Results:  For starters, I found sometimes it would leave soap scum on some items that were washed, whereas other detergents didn’t do that (see image below).  Maybe that is because the castile soap can react poorly to hard water areas (I live in an area with hard water)?  Either way, it was pretty annoying.  Also, it was only about as effective at getting clothes clean as the detergent recipe before this.  When you factor in the soap scum thing, I would consider it to be the least effective.

Some weird shadows in the photo, I know, but hopefully you can see the weird white marks on the black comforter. That is the “soap scum” residue I am talking about.

Naturalness:  As with all the other borax free detergents, there are no complaints to be brought up in regards to these ingredients.  They are all safe and natural.  There really isn’t much else to say.

Cost:  Surprisingly, when I estimated the cost of this recipe, it is about 25 cents per load to make.  This means it is the most expensive of the DIY laundry detergents to make.  That being said, it IS all natural and it IS very easy to make, so those factors alone might make it worth it for you to make.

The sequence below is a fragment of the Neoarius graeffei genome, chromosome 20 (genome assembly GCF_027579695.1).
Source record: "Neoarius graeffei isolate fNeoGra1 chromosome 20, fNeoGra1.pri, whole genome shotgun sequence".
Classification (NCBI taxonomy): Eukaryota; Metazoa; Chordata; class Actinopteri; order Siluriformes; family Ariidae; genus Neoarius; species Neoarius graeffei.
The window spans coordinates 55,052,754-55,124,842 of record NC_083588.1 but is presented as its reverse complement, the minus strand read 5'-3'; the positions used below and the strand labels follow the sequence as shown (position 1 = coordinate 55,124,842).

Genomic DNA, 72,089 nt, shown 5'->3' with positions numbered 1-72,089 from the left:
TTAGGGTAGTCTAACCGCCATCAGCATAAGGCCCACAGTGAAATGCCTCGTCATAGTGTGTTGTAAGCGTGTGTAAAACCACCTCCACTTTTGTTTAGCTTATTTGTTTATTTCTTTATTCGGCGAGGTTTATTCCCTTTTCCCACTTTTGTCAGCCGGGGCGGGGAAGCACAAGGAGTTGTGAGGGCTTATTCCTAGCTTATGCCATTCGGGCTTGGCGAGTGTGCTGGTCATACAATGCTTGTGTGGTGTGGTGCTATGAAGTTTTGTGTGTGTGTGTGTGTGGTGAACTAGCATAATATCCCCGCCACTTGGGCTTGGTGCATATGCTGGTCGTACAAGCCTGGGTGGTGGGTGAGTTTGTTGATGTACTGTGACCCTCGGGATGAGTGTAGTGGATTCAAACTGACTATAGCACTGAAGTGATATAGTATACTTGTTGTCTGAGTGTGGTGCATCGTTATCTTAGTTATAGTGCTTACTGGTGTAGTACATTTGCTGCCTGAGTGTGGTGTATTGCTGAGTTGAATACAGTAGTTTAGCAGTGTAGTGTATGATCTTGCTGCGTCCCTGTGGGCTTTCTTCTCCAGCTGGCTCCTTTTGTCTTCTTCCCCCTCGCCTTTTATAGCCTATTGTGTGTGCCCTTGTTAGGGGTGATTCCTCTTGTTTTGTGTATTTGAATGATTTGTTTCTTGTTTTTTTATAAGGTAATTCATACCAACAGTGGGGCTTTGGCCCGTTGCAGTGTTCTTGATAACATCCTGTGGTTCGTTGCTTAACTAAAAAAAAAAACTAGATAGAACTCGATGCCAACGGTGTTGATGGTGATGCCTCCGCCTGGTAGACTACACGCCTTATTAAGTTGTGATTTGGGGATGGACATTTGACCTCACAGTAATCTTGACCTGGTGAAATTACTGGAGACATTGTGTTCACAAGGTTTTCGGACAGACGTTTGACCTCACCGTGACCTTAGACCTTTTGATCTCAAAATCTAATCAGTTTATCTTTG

Final rankings:

Cleaning ability: from best to worst

#1 (best): Liquid borax laundry detergent DIY recipe

#2: Dry recipe with Borax AND Dry recipe without Borax from brendid blog

#3: Dry recipe without borax from myhealthygreenfamily blog

#4: Dry recipe without borax from thankyourbody blog

#5 (the worst/least effective): Liquid borax free recipe

Cost: from cheapest to least cheap

#1 (cheapest): Liquid Borax recipe (1 cent per load)

#2: Dry detergent with borax (4 cents per load)

#3: Dry detergent from brendid blog (6 cents per load)

#4: Dry detergents from thankyourbody blog and myhealthygreenfamily blog (9 to 18 cents per load)

#5 (least cheap): Liquid borax free detergent (25 cents per load)

Naturalness: from most natural to least natural)